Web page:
We set sail on this new sea because there is new knowledge to be gained, and new rights to be won, and they must be won and used for the progress of all people. For space science, like nuclear science and all technology, has no conscience of its own. Whether it will become a force for good or ill depends on man, and only if the United States occupies a position of pre-eminence can we help decide whether this new ocean will be a sea of peace or a new terrifying theater of war. I do not say that we should or will go unprotected against the hostile misuse of space any more than we go unprotected against the hostile use of land or sea, but I do say that space can be explored and mastered without feeding the fires of war, without repeating the mistakes that man has made in extending his writ around this globe of ours.
There is no strife, no prejudice, no national conflict in outer space as yet. Its hazards are hostile to us all. Its conquest deserves the best of all mankind, and its opportunity for peaceful cooperation many never come again. But why, some say, the moon? Why choose this as our goal? And they may well ask why climb the highest mountain? Why, 35 years ago, fly the Atlantic? Why does Rice play Texas?
We choose to go to the moon. We choose to go to the moon in this decade and do the other things, not because they are easy, but because they are hard, because that goal will serve to organize and measure the best of our energies and skills, because that challenge is one that we are willing to accept, one we are unwilling to postpone, and one which we intend to win, and the others, too.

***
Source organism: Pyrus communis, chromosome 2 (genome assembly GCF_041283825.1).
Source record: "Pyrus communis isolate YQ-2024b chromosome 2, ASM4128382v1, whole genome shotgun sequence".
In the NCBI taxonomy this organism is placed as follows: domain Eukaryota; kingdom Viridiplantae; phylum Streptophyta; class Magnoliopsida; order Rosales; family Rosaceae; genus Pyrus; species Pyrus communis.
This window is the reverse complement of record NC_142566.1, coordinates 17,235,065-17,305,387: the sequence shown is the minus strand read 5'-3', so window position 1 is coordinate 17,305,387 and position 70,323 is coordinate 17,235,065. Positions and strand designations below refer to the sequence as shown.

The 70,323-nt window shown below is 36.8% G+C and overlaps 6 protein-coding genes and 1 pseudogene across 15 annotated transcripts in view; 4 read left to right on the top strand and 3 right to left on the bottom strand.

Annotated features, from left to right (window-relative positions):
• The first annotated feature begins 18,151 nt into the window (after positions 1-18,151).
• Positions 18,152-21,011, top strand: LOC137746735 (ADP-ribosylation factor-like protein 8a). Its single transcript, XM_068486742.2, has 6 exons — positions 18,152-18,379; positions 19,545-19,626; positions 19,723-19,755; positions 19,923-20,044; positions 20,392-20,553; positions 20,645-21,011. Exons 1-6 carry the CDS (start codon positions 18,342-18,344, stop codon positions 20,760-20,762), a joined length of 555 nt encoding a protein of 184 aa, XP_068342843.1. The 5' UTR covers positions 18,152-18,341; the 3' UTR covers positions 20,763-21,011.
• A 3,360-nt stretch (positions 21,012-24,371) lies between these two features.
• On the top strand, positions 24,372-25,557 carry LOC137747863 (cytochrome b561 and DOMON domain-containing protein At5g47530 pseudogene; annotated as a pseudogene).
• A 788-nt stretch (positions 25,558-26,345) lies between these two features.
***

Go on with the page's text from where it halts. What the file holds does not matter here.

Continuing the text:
Those of you who weren’t born yet can’t know how inspiring that speech was. Or how inspired we all were to follow NASA’ s Mercury and Apollo missions, leading up to that nerdgasm we experienced when Neil Armstrong stepped onto the lunar surface on July 20th, 1969. I was ten years old. My father the scientist let my brother and I stay up as late as we wanted that night to follow the news. The family watched the grainy television broadcast, amazed that we could actually see pictures transmitted from that far away. There was the satisfaction of beating the Soviets to the moon -that was the goal all along, of course. But after watching Armstrong walking on the surface, we all went outside and gazed at the moon, just drinking in the awesomeness of how a human being, regardless of nationality, was walking around up there! That was the moment I first understood that anything in this world -and outside this world- was possible.
How will you commemorate the 40th anniversary of man’s first step on the moon? I don’t know if you’ll get a feel for the way things really were, but you’ll get a chance to taste it at the site We Choose The Moon, presented by the John F. Kennedy Presidential Library and Museum. Bookmark it, so you can follow the events of 40 years ago recreated in real time, beginning with the launch of Apollo 11 on July 16th. The site is in “phase one” now, and “phase two” will begin tomorrow. If you’re going to be busy or out of town next week and miss the fun, you can replay the whole thing for your convenience anytime after July 20th.